Severe COVID-19 vaccine reactions are rare La Crosse health experts say

La Crosse health experts say Johnson & Johnson vaccine suspension is part of a normal research process out of caution

LA CROSSE, Wis. (WKBT) – La Crosse medical experts say the news today shows vaccine research is working. Tuesday, the Wisconsin Department of Health Services instructed Wisconsin providers to stop administering the Johnson & Johnson COVID-19 vaccine.

The decision comes after the federal review of side effects and a recommendation by the Federal Drug Administration and the Centers for Disease Control and Prevention.

“This is a recommendation. It’s not a mandate and it’s out of an abundance of caution,” director of the FDA Center for Biologics Evaluation and Research Dr. Peter Marks said on a Tuesday morning Zoom news conference.

The recommended suspension of the Johnson & Johnson vaccine proves the vaccine safety monitoring system works according to Gundersen Health System’s Dr. Raj Naik.

“There’s a reason it’s in place,” Naik said.

Six cases of a rare and severe type of blood clot have been reported in the U.S. out of 6.8 million Johnson & Johnson vaccine doses given. The six cases included women ages 18-48 and occurred 6-13 days after vaccination.

It’s a small fraction of a percent. Naik said a lightning strike is a great risk than a severe COVID-19 vaccine reaction.

“The risk of being struck by lightning is about one in a million,” Raik said.

However, Naik said the decision to look into these reactions is appropriate.

“The timing of the clots was within the two weeks of receiving the vaccine,” Naik said. “I think the timing definitely requires us to think about this really seriously.”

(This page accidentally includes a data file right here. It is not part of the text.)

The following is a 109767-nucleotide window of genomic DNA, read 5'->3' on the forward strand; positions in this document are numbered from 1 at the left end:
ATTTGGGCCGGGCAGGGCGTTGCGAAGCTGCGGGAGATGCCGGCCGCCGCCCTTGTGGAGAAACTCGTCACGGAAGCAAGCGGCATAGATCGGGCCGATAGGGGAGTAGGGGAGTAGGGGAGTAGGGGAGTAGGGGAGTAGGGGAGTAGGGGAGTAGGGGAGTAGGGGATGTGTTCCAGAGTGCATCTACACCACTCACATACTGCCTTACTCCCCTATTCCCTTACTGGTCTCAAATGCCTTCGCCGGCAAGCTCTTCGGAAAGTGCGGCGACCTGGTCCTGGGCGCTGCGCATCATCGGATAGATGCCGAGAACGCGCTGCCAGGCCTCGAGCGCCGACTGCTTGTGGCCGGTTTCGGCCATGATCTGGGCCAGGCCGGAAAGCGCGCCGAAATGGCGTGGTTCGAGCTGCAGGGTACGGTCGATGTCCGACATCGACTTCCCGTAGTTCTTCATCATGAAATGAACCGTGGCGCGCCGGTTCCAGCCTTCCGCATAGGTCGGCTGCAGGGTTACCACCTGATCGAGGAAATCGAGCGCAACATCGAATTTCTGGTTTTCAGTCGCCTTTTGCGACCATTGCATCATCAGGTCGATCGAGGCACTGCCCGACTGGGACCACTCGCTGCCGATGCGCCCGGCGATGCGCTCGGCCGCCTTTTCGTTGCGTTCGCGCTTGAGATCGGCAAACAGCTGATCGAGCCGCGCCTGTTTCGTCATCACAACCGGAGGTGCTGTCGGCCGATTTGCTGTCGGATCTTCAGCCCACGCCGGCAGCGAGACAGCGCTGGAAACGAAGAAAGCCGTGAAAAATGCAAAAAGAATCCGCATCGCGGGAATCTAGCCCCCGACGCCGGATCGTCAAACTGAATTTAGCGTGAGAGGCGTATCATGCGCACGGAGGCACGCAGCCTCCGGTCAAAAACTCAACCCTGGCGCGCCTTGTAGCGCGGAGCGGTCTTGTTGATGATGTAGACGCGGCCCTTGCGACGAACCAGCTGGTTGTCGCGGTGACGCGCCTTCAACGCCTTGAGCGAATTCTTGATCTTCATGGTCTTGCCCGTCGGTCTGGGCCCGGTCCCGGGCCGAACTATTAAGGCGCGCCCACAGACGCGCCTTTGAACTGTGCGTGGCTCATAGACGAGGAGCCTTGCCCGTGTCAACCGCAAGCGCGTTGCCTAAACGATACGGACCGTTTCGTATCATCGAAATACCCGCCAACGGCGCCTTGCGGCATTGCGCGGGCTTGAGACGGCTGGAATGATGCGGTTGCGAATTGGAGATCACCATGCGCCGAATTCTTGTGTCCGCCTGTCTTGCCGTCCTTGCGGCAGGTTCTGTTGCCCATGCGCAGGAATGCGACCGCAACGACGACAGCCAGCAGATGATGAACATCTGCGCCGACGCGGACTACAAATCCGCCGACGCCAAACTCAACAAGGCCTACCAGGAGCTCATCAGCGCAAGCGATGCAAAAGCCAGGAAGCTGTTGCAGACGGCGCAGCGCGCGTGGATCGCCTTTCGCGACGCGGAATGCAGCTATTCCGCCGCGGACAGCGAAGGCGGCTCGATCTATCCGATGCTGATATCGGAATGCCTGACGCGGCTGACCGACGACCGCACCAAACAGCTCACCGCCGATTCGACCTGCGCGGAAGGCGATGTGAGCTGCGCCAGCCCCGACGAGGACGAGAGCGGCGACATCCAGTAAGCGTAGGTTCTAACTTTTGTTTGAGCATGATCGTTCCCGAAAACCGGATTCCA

Both Mayo Clinic Health System and Gundersen suspended the vaccine’s use. Anyone with severe headaches, leg pain, abdominal pain, and shortness of breath should seek emergency care.

“If you’re more than two or three weeks out from your Johnson & Johnson vaccine you really don’t have anything to be concerned about,” Dr. Erin Morcomb of Mayo Clinic Health System. “If you are in that time frame, odds are you’ll be completely fine, because again this an extremely rare, adverse event.”

The millions of Pfizer and Moderna vaccine doses already given are not affected by the clotting seen in these six cases.

Officials at Mayo Clinic Health System say they’ve administered about 700 doses of the Johnson and Johnson vaccine. Gundersen gave about 1,200 doses. So far there have been no adverse reactions from any of those doses.

La Crosse health officials say they don’t anticipate issues storing the left-over Johnson and Johnson vaccine doses. Those doses can be stored at warmer temperatures.